Maybe it has to do with Groundhog Day (the movie) and doing things over again, but this month it turns out that three of the four articles involve Text. Purely unintentional, honest. The lead article, however, actually comes from my friend, Ben Senior. Ben did the tech edit on the 2nd Edition of The AutoCAD Workbench, and as I was going through his edits in Chapter Two on Creating & Editing, I came across his comment on editing the insertion point of a block. In store this month:
…Adjust the Insertion Point of a Block
…Edit the UCS condition to add text to a 3d view
…Change the highlight color in the Single Line text editor
…Snap to the insertion point of text
Hopefully next month I can announce the release of the 2nd Edition, but in the meantime, keep an eye on my website, www.cadtrainerguy.com where I will make the announcement as soon as the first one rolls off the press.
Thanks to all of you for your continued support and friendship!
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Blessings to one and all,
If we assign the basepoint for a block, most of us would Explode the thing, the Redefine the block. My friend, Ben Senior (tech editor, extraordinaire) suggested this very straightforward solution!
Single click on the block with the misplaced basepoint, then click Block Editor from the shortcut menu. If your right-click isn't set up that way, type BE, then select the block and press [Enter] to open the Block Editor.
Note: If it's not an attributed block, you can double-click on the block to open the Edit Block Definition dialog box, then press [Enter] to open the Block Editor.
By default, in the Block Editor, the UCS icon is placed at the Base Point of a block. With that understanding, enter UCSICON, then OR for the ORigin option. This will position the UCS icon where the Base Point is located on this block.
Note: Unfortunately, in the Block Editor, you cannot manipulate the UCS icon using grips.
Launch the Move command, select the objects and specify a base point where you want the Insertion point of the block to be.
For the 'Second point of displacement', enter 0,0.
Click Close Block Editor and Save the changes. Click on the block to see a grip at the new Insertion Point!
I think you now understand the fundamental principle that dimensions are all about the current XY plane. The nice thing about creating the dimensions in Model space is that you can now tweak the view in 3D and the dimension is treated like any other object in 3D.
To put the UCS back to <World>, you could type PLAN and press [Enter] twice, or you could click on the UCS icon again, hover in the 0,0,0 grip, then click World.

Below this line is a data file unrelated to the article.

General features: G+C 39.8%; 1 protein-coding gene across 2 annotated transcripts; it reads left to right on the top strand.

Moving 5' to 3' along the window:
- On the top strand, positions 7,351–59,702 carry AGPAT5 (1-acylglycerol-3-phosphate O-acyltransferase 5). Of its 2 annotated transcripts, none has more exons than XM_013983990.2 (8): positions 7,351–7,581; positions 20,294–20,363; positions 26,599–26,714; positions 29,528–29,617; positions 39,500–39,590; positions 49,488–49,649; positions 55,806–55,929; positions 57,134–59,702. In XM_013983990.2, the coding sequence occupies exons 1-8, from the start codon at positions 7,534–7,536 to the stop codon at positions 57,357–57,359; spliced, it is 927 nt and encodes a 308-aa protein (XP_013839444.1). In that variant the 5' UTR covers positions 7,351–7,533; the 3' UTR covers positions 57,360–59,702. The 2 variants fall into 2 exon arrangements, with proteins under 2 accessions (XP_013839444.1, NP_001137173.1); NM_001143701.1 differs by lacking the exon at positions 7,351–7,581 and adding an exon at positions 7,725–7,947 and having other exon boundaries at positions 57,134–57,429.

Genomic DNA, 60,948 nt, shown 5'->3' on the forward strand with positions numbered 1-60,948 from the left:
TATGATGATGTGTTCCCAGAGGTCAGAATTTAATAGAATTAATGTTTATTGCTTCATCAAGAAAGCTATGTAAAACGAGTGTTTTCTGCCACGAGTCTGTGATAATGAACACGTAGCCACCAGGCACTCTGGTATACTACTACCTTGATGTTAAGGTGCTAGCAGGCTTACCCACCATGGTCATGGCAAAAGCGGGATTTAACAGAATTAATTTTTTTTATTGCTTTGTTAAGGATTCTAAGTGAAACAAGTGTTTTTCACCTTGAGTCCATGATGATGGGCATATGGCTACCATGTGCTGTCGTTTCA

Last month we covered adding dimensions to 3D objects, this time let's add some text to the drawing while it's in a 3D view. It's easier than you might imagine.
Set the desired 3D view.
On thepanel, click UCS, World. This will retain your view position, but simply puts the UCS back to the World Coordinate System position; the default. For those of you who are typers, that would be UCS, then V for the View option.
Now — and this is the key to the activity — on thepanel, click View. This sets the UCS to be parallel to the surface of your screen.
Set the desired layer and text style, then launch either Mtext or Single Line text and add your notes!
The curious thing about this, is that the Text Highlight Color setting only applies to Single Line text objects. Double-click on an Mtext object after setting the color, and there's no difference; Opaque Background doesn't affect it either.
Double-click on a Single Line text object to open it in the frameless editor.
Note: The frameless editor is only enabled if the DTEXTED variable is set to <2>.
Right-click in the editor, then got toto open the Select Color dialog box.
Make your color selection, then click OK, to see the color displayed in the editor.
One of my customers needed to clean up a drawing, so she wanted to move the employee names/room numbers and line them up… but didn't know how to snap to text. My suggestion: Use Insertion snap to hold the text, then use Nearest to 'hang' the text on a horizontal line.
Draw a horizontal line across the drawing where you want to 'hang' the text.
Right-click on OSNAP on the Status bar, then click Settings and turn on Nearest and Insertion.
Launch the Move command, then select one of text objects and press [Enter].
Hover on the text to display the Insert object snap on the insertion point of the text.
Now move up the line where the Nearest object snap lets you slide along and 'hang' the text where you want it.
Horse sense: Horses typically greet each other nose to nose, and come to recognize each other by scent as well as by sight. Most horses also greet humans in the same way. When you introduce yourself to a horse for the first time, notice how the horse reaches out his muzzle to sniff you. Given this, the most polite way to approach a horse is with the back of your hand extended so the horse may take in your personal scent. Letting a horse breathe in your scent tells the animal that you are a fellow herdmate (not a predator), and usually makes the horse more agreeable to being handled.
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Note from Michael: I want to thank all of my customers for continuing to retain my training services (some for over two decades!) and let you know your donations do not go to me personally, but to the ongoing maintenance of the CADTutor ship as a whole and to support the yeoman efforts of my friend and CADTutor captain, David Watson, to whom I am grateful for this monthly opportunity to share a few AutoCAD insights.